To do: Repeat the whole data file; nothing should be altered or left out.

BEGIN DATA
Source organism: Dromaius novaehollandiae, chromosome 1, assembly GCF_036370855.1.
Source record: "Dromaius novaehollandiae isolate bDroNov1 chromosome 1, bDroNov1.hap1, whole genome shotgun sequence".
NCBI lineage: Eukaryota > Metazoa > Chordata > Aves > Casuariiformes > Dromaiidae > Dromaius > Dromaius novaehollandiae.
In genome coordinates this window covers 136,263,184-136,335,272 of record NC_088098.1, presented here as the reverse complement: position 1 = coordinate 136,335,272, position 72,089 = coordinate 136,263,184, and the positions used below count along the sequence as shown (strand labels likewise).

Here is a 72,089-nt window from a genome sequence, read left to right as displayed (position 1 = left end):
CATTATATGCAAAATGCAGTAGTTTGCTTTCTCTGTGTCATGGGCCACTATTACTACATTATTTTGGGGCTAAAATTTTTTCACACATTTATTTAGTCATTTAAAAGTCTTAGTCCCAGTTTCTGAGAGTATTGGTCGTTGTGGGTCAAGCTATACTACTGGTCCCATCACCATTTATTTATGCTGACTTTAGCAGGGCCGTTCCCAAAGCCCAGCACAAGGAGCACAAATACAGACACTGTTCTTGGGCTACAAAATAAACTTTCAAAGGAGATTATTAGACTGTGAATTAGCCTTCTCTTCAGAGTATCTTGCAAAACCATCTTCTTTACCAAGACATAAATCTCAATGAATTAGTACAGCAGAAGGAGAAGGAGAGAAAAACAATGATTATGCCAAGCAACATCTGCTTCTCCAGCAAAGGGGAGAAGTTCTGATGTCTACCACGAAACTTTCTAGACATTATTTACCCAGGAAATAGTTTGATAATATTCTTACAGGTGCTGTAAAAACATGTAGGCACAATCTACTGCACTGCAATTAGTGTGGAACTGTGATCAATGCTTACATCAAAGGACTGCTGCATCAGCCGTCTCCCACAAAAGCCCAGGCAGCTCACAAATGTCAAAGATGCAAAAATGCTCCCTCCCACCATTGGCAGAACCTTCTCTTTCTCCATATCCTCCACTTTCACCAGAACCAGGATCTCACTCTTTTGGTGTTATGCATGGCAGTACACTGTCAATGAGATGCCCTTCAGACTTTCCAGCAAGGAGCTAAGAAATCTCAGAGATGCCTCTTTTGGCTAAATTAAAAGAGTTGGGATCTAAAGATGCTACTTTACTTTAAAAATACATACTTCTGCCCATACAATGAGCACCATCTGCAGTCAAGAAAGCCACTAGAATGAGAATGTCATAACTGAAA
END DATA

Source organism: Dromaius novaehollandiae, chromosome 1, assembly GCF_036370855.1.
Source record: "Dromaius novaehollandiae isolate bDroNov1 chromosome 1, bDroNov1.hap1, whole genome shotgun sequence".
NCBI lineage: Eukaryota > Metazoa > Chordata > Aves > Casuariiformes > Dromaiidae > Dromaius > Dromaius novaehollandiae.
In genome coordinates this window covers 136,263,184-136,335,272 of record NC_088098.1, presented here as the reverse complement: position 1 = coordinate 136,335,272, position 72,089 = coordinate 136,263,184, and the positions used below count along the sequence as shown (strand labels likewise).

Here is a 72,089-nt window from a genome sequence, read left to right as displayed (position 1 = left end):
CATTATATGCAAAATGCAGTAGTTTGCTTTCTCTGTGTCATGGGCCACTATTACTACATTATTTTGGGGCTAAAATTTTTTCACACATTTATTTAGTCATTTAAAAGTCTTAGTCCCAGTTTCTGAGAGTATTGGTCGTTGTGGGTCAAGCTATACTACTGGTCCCATCACCATTTATTTATGCTGACTTTAGCAGGGCCGTTCCCAAAGCCCAGCACAAGGAGCACAAATACAGACACTGTTCTTGGGCTACAAAATAAACTTTCAAAGGAGATTATTAGACTGTGAATTAGCCTTCTCTTCAGAGTATCTTGCAAAACCATCTTCTTTACCAAGACATAAATCTCAATGAATTAGTACAGCAGAAGGAGAAGGAGAGAAAAACAATGATTATGCCAAGCAACATCTGCTTCTCCAGCAAAGGGGAGAAGTTCTGATGTCTACCACGAAACTTTCTAGACATTATTTACCCAGGAAATAGTTTGATAATATTCTTACAGGTGCTGTAAAAACATGTAGGCACAATCTACTGCACTGCAATTAGTGTGGAACTGTGATCAATGCTTACATCAAAGGACTGCTGCATCAGCCGTCTCCCACAAAAGCCCAGGCAGCTCACAAATGTCAAAGATGCAAAAATGCTCCCTCCCACCATTGGCAGAACCTTCTCTTTCTCCATATCCTCCACTTTCACCAGAACCAGGATCTCACTCTTTTGGTGTTATGCATGGCAGTACACTGTCAATGAGATGCCCTTCAGACTTTCCAGCAAGGAGCTAAGAAATCTCAGAGATGCCTCTTTTGGCTAAATTAAAAGAGTTGGGATCTAAAGATGCTACTTTACTTTAAAAATACATACTTCTGCCCATACAATGAGCACCATCTGCAGTCAAGAAAGCCACTAGAATGAGAATGTCATAACTGAAA